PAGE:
(If this day occurs on the first Sunday after Christmas,
please refer to that devotion instead.)
Hold Fast to the Gospel of Jesus Christ
Having explained who Christ is in his person as both fully divine and human, having shown how being who he is as the very Word of God allows him to reveal the Father to us, and ultimately how he rescues us from darkness and transfers us into the kingdom of his beloved Son, Paul now turns his attention to the problems in the Church at Colossae. Apparently there were those who were trying to “take [the Colossians] captive by philosophy and empty deceit, according to human tradition, according to the elemental spirits of the world.” Later on Paul mentions some details of this false teaching, specifically, asceticism, worship of angels, and the necessity of vivid dreams and visions.
And here is a temptation which has frequented the Church in all ages: the desire for something more than what the faith gives. What do I mean by this? Well, Paul is content with Christ himself. And why shouldn’t he be? After all, in Christ “the whole fullness of deity dwells bodily.” In him, believers have been circumcised, not with hands, but by the putting off of the sinful nature. Christians have been buried with Christ through baptism, drowning their sins, and dying to sin, self, the world, and the devil. Moreover, they have been raised to new life in Christ whose resurrection is their own, both now as born again believers and later at the resurrection of their bodies at the end of time. So Paul tells them that through the crucifixion of Christ, such things as human traditions and “sacred” works whereby we seek to earn something from God or make ourselves more holy by torturing ourselves or worshiping angels, is exactly what Christ disarmed, for behind these schemes is not the true God but Satan and his demonic host seeking to do one thing: to take our minds off of Christ and on to something else, to distract us from the real to the artificial.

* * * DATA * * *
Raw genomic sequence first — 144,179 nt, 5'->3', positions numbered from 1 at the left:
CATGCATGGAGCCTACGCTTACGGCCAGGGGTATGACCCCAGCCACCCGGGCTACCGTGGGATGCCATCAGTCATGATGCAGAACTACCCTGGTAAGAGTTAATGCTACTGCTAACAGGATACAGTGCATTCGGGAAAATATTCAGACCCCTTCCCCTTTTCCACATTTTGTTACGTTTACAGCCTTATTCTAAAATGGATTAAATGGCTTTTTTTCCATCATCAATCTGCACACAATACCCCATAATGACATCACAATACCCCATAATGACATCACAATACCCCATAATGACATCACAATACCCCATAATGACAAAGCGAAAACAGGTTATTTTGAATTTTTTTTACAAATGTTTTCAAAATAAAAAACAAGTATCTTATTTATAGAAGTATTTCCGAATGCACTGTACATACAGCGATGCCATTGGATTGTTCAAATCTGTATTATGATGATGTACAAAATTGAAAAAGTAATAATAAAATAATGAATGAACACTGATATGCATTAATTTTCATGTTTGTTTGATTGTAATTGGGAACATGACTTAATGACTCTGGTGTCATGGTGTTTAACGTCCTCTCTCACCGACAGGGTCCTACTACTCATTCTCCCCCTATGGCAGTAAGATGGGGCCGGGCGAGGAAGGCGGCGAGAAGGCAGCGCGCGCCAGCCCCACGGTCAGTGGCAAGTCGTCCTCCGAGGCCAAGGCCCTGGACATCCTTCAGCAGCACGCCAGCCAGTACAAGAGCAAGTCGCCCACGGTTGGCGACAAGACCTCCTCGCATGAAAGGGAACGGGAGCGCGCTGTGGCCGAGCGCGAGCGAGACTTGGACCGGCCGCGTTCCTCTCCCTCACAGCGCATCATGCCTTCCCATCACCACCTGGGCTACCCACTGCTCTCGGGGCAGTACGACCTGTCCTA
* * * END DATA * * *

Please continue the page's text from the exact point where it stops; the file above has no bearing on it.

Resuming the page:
It’s a sorry commentary that for many Christians, Christ is not enough; they want something more. They want to be the super-Christian who can deny himself every bodily comfort and thereby make God his debtor, or the mystic-Christian who sees things in eternity the rest of us can’t see, or the ecstatic-Christian who has “out-of-body” experiences the rest of us just don’t understand. Paul wants none of this: “For I decided to know nothing among you except Jesus Christ and him crucified” (1 Corinthians 2:2). There is more in Christ Jesus upon which to ponder, more in the fundamental truths of the Christian faith upon which to meditate and live, than in all the religious trinkets of the world. Hold fast to Christ.